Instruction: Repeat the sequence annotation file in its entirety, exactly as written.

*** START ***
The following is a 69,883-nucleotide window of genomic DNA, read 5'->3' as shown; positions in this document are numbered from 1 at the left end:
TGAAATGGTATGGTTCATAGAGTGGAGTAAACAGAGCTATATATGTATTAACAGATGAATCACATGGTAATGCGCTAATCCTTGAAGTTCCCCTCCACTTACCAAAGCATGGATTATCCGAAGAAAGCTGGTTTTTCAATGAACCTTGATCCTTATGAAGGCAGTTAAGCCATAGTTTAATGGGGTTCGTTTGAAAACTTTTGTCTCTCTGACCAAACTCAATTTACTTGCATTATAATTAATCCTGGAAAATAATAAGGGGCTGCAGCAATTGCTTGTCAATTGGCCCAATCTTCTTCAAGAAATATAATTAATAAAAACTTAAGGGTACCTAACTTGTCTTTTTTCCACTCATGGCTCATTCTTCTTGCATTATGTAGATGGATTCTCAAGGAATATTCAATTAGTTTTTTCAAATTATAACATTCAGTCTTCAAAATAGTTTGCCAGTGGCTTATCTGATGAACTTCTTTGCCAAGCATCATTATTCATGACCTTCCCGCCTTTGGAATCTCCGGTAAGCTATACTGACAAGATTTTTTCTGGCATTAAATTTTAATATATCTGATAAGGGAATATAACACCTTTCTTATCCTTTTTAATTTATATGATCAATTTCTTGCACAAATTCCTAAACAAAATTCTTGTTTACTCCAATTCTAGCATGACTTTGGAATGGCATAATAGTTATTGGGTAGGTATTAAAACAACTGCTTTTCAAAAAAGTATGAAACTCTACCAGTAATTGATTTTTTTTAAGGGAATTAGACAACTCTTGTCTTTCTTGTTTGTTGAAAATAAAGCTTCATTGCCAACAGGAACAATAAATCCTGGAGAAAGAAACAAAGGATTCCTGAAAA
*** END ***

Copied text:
The following is a 69,883-nucleotide window of genomic DNA, read 5'->3' as shown; positions in this document are numbered from 1 at the left end:
TGAAATGGTATGGTTCATAGAGTGGAGTAAACAGAGCTATATATGTATTAACAGATGAATCACATGGTAATGCGCTAATCCTTGAAGTTCCCCTCCACTTACCAAAGCATGGATTATCCGAAGAAAGCTGGTTTTTCAATGAACCTTGATCCTTATGAAGGCAGTTAAGCCATAGTTTAATGGGGTTCGTTTGAAAACTTTTGTCTCTCTGACCAAACTCAATTTACTTGCATTATAATTAATCCTGGAAAATAATAAGGGGCTGCAGCAATTGCTTGTCAATTGGCCCAATCTTCTTCAAGAAATATAATTAATAAAAACTTAAGGGTACCTAACTTGTCTTTTTTCCACTCATGGCTCATTCTTCTTGCATTATGTAGATGGATTCTCAAGGAATATTCAATTAGTTTTTTCAAATTATAACATTCAGTCTTCAAAATAGTTTGCCAGTGGCTTATCTGATGAACTTCTTTGCCAAGCATCATTATTCATGACCTTCCCGCCTTTGGAATCTCCGGTAAGCTATACTGACAAGATTTTTTCTGGCATTAAATTTTAATATATCTGATAAGGGAATATAACACCTTTCTTATCCTTTTTAATTTATATGATCAATTTCTTGCACAAATTCCTAAACAAAATTCTTGTTTACTCCAATTCTAGCATGACTTTGGAATGGCATAATAGTTATTGGGTAGGTATTAAAACAACTGCTTTTCAAAAAAGTATGAAACTCTACCAGTAATTGATTTTTTTTAAGGGAATTAGACAACTCTTGTCTTTCTTGTTTGTTGAAAATAAAGCTTCATTGCCAACAGGAACAATAAATCCTGGAGAAAGAAACAAAGGATTCCTGAAAA